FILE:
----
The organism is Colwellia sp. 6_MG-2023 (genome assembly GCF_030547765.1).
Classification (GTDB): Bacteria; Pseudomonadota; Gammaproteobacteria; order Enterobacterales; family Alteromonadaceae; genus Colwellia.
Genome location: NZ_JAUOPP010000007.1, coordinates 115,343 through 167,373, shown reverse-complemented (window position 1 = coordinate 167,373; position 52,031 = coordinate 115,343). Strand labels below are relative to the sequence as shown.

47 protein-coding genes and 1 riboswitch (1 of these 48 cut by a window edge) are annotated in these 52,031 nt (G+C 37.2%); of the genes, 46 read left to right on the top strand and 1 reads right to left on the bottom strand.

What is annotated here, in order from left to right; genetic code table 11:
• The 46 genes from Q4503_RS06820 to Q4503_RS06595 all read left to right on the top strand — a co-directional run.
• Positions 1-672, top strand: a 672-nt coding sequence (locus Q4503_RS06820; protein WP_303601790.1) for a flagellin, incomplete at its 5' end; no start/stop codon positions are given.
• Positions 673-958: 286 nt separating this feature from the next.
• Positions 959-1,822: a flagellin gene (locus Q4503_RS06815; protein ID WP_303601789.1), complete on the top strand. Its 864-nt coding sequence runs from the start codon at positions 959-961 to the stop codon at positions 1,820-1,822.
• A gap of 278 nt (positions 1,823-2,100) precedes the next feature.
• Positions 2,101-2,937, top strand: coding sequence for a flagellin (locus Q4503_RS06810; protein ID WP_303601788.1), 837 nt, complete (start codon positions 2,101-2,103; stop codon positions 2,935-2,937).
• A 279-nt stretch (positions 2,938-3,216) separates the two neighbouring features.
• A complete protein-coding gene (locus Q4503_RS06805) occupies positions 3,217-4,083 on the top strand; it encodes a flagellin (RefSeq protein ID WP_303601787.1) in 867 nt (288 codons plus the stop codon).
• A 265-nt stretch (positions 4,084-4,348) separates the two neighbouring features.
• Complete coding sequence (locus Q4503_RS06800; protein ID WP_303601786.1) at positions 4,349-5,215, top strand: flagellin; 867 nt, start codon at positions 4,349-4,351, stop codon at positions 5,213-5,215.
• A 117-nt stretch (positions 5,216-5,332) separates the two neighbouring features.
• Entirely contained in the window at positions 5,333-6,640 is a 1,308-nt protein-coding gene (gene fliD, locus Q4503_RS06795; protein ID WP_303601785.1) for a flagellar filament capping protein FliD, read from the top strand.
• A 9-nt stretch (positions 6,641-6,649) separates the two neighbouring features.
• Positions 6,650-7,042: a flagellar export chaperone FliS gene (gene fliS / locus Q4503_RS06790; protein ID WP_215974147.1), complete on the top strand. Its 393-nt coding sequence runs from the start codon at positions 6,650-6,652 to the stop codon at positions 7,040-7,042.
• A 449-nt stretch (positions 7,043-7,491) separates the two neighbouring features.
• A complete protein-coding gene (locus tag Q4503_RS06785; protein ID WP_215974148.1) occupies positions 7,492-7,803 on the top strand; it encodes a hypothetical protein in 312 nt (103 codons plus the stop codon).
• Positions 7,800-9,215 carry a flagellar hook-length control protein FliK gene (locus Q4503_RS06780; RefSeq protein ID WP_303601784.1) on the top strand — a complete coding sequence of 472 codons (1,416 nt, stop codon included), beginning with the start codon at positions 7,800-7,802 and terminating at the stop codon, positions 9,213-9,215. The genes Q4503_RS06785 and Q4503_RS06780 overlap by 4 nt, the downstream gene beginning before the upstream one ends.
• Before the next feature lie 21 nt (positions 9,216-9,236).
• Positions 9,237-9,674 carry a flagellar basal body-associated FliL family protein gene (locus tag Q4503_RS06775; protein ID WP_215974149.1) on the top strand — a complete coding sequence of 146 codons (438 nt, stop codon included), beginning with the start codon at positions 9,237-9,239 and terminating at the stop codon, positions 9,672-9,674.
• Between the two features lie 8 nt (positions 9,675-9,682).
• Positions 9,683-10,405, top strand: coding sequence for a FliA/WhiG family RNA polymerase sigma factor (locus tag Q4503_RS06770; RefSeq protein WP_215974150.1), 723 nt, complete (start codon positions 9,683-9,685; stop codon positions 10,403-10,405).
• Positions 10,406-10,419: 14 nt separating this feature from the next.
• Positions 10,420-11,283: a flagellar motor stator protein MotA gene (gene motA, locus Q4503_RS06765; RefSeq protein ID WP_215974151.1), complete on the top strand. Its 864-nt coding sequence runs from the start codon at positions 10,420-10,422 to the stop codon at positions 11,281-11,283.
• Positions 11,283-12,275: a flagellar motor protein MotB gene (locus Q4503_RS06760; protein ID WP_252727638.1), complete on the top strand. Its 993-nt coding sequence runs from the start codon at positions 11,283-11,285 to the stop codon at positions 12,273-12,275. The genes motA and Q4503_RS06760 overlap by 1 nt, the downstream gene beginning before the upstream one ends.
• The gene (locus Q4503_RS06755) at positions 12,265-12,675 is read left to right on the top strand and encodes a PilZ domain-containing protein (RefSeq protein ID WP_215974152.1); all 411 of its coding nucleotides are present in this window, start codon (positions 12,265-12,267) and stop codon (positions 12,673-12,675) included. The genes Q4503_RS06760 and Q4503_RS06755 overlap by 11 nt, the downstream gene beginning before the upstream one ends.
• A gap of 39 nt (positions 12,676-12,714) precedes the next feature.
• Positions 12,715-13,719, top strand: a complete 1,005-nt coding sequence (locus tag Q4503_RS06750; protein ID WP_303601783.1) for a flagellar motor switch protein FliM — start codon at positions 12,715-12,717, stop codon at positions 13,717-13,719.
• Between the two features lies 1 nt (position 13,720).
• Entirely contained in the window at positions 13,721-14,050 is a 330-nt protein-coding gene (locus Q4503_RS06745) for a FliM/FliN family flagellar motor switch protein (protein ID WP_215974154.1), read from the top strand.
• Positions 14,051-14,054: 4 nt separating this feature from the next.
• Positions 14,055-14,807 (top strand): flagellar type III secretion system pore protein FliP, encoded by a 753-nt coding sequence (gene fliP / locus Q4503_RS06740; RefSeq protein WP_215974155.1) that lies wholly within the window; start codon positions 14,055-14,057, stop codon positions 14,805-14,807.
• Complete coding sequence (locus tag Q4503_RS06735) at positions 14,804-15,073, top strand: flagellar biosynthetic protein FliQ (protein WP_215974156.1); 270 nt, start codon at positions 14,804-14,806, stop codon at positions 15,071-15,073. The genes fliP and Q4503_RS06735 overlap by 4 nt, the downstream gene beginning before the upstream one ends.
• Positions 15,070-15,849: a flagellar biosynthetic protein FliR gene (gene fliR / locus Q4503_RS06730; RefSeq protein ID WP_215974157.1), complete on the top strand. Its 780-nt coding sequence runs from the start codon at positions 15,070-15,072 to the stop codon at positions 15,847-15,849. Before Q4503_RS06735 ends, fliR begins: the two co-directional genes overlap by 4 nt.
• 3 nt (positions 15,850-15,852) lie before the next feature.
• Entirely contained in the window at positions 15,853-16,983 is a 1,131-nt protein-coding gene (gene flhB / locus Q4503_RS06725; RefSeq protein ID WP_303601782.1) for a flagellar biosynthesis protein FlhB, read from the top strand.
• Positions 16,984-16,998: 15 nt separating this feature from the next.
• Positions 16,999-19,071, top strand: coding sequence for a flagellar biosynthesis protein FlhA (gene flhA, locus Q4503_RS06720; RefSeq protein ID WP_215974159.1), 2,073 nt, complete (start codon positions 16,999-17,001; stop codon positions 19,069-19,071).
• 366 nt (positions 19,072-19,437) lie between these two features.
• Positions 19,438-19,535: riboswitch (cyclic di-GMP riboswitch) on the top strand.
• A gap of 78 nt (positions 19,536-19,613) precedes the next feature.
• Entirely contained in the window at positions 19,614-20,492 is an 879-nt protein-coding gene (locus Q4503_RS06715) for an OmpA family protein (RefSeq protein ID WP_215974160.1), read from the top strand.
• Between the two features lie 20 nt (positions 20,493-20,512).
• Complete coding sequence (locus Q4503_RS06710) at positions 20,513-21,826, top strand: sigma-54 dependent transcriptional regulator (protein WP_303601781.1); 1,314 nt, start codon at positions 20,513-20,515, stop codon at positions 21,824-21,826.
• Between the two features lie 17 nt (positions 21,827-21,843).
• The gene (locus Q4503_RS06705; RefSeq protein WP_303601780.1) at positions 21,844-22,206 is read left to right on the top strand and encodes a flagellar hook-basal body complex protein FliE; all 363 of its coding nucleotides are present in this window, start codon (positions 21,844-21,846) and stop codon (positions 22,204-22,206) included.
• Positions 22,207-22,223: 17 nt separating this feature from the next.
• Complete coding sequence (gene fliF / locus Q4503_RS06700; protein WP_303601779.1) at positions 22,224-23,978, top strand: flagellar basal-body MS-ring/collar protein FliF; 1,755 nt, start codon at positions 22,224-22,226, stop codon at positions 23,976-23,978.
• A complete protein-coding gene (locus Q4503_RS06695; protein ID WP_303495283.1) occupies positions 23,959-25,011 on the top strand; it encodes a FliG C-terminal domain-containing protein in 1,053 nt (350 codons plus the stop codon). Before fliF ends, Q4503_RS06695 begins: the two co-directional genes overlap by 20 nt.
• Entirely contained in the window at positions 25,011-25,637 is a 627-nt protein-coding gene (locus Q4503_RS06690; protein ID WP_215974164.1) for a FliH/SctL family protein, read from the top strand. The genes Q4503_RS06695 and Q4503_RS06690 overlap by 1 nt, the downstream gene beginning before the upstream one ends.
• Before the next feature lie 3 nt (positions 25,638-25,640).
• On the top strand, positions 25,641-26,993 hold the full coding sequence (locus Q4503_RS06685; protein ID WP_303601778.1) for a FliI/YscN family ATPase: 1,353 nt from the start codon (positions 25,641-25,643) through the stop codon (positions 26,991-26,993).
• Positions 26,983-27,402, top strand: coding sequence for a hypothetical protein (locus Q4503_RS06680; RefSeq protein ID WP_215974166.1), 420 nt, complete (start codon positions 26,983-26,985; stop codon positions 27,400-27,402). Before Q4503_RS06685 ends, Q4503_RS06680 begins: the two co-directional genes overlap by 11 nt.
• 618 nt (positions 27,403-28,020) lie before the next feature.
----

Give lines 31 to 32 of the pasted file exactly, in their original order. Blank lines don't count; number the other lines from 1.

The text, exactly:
• A gap of 39 nt (positions 12,676-12,714) precedes the next feature.
• Positions 12,715-13,719, top strand: a complete 1,005-nt coding sequence (locus tag Q4503_RS06750; protein ID WP_303601783.1) for a flagellar motor switch protein FliM — start codon at positions 12,715-12,717, stop codon at positions 13,717-13,719.